Another thing I didn’t like was that the film couldn’t quite decide what language it was. Oh yes, they all spoke English but the accents varied, moving from coached European to barely hidden american. And, then there was the writing. I felt that they had gone out of their way to make an English film (I mean, if people wanted a Swedish film they could just watch the one made in 2009) the least they could do was be consistent about it. It’s a detail that irritated me. I couldn’t see the point of a character writing English one moment and then reading Swedish the next. It just didn’t make any sense to me.

I also didn’t particularly fancy the start of the ending. There, they deviated quite a lot from the book and the deviation left me thinking: What the hell just happened?! Did I miss it? Where did SHE come from? It wasn’t well explained and I feel the need to watch that those precious few scenes again when the plot line was supposed to fall into place but didn’t.

The Ugly. 

Because I have to say something about it. The opening theme song. It felt far too much like a bond film to me and, as I stared at the liquid CGI effects and listened to the music which made me expect a man to leap into the screen with his pistol aimed at me, I found myself wondering whether I truly wanted to see the film. As an opening impression – that almost ruined it and, as I had already been expecting the worst from the film, it almost confirmed my fears.

But – on a last note.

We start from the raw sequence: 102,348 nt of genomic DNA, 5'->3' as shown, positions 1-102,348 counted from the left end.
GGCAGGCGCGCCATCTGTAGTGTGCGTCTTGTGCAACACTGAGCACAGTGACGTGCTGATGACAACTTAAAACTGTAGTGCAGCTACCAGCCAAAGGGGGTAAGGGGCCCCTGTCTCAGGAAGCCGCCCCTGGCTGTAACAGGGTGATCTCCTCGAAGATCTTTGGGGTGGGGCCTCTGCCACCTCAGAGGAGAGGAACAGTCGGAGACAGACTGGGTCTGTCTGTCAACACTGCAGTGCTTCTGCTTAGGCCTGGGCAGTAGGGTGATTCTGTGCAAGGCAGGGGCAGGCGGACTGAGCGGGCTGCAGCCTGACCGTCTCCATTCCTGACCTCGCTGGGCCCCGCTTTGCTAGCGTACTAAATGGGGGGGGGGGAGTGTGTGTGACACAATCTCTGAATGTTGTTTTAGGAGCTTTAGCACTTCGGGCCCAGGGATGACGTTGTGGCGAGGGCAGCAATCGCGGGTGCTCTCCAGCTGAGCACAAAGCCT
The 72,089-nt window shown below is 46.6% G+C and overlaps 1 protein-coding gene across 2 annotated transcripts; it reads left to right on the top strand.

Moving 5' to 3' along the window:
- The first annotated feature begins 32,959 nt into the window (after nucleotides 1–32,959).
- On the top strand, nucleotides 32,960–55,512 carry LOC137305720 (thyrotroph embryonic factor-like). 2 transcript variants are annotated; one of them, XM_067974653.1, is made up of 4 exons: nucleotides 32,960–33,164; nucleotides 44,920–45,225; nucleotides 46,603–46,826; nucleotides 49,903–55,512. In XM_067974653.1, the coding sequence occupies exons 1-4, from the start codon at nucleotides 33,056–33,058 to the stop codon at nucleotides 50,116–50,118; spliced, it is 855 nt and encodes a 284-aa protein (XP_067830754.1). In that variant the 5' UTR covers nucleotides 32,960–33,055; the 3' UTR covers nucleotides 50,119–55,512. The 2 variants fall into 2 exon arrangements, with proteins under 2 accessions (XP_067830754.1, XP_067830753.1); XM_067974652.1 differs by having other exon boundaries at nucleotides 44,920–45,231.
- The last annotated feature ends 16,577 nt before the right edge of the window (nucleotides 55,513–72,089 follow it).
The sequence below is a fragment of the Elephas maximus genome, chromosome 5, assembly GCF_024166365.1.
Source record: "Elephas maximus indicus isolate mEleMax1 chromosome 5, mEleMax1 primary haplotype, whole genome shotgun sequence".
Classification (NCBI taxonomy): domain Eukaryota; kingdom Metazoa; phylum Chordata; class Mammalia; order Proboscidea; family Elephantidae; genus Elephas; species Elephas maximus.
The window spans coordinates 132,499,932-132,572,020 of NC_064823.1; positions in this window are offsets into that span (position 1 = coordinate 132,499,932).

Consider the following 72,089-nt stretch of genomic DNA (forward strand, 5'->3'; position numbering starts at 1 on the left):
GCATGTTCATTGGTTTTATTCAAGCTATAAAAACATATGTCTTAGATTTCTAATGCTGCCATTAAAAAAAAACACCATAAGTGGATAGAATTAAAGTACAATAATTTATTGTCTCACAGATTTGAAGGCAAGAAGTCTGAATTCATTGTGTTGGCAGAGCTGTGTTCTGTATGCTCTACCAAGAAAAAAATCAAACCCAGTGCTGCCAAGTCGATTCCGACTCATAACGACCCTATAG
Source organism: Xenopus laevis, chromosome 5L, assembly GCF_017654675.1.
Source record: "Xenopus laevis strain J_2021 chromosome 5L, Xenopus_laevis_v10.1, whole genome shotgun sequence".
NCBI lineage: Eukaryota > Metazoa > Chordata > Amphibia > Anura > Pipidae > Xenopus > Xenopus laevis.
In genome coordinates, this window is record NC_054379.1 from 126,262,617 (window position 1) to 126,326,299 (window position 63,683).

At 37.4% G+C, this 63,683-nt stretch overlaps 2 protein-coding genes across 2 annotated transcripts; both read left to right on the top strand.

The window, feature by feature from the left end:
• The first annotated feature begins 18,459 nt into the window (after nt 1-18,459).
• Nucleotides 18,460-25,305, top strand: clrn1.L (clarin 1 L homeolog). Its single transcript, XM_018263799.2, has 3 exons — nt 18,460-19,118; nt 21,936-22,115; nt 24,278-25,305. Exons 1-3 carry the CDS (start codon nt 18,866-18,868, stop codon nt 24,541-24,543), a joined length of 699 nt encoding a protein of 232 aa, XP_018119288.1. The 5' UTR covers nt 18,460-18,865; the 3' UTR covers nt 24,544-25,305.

My objections towards the film as a whole are small and I’ll be the first to say that perhaps, I just knew the story to well. You see, not only was Hollywood competing with the Swedish predecessor, but it was also competing with the images that I had in my mind and the strong sense of the story that I had had locked in my head. Sometimes, too much of a good thing can be bad.

As much as I grumble about the smaller details, the essence of the story remained as it were. It showed the brutality that can happen, not only against women but against those being abused by positions of authority. It shows the helplessness that one can feel when confronted with a situation that you can’t change immediately. It showed that there are sick people out there. And, it showed that sometimes one person can change their fate and, that another can change you. It also shows how fragile trust is and how easily it can be broken if one considers the last minute of the film.

So, all and all, it wasn’t bad film for a waste of hard earned money and I would like to see what this award season has in store for our Girl with the Dragon Tattoo.

 

 

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About Alyssa C.

Having never quite grown up out of her nerd phase Alyssa spends her life between being a technical advisor for a pharmaceutical company, playing console games, reading anything she can get her hands on, tweeting as @alyssc01 and occasionally declaring herself Supreme Ruler of the Universe. She's a freelance writer willing to take on any challenge with numerous grammatical errors. The first three is always free.